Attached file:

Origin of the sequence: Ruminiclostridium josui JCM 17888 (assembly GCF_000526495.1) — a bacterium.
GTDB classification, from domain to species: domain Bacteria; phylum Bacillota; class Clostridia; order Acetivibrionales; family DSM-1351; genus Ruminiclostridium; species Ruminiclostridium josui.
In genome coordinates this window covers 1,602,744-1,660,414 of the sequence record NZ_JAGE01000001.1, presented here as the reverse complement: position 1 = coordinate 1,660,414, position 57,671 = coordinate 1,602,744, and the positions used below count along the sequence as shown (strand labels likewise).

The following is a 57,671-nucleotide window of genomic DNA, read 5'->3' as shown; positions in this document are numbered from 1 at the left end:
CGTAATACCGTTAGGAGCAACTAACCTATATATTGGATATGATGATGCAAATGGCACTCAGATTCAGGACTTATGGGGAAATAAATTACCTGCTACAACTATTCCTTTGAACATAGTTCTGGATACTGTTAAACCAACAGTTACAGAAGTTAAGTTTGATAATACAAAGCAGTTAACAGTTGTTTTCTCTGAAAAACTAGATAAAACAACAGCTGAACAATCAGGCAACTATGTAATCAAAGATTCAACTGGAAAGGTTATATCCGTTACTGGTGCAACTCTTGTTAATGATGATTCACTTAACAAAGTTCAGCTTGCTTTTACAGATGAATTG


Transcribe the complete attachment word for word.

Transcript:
Origin of the sequence: Ruminiclostridium josui JCM 17888 (assembly GCF_000526495.1) — a bacterium.
GTDB classification, from domain to species: domain Bacteria; phylum Bacillota; class Clostridia; order Acetivibrionales; family DSM-1351; genus Ruminiclostridium; species Ruminiclostridium josui.
In genome coordinates this window covers 1,602,744-1,660,414 of the sequence record NZ_JAGE01000001.1, presented here as the reverse complement: position 1 = coordinate 1,660,414, position 57,671 = coordinate 1,602,744, and the positions used below count along the sequence as shown (strand labels likewise).

The following is a 57,671-nucleotide window of genomic DNA, read 5'->3' as shown; positions in this document are numbered from 1 at the left end:
CGTAATACCGTTAGGAGCAACTAACCTATATATTGGATATGATGATGCAAATGGCACTCAGATTCAGGACTTATGGGGAAATAAATTACCTGCTACAACTATTCCTTTGAACATAGTTCTGGATACTGTTAAACCAACAGTTACAGAAGTTAAGTTTGATAATACAAAGCAGTTAACAGTTGTTTTCTCTGAAAAACTAGATAAAACAACAGCTGAACAATCAGGCAACTATGTAATCAAAGATTCAACTGGAAAGGTTATATCCGTTACTGGTGCAACTCTTGTTAATGATGATTCACTTAACAAAGTTCAGCTTGCTTTTACAGATGAATTG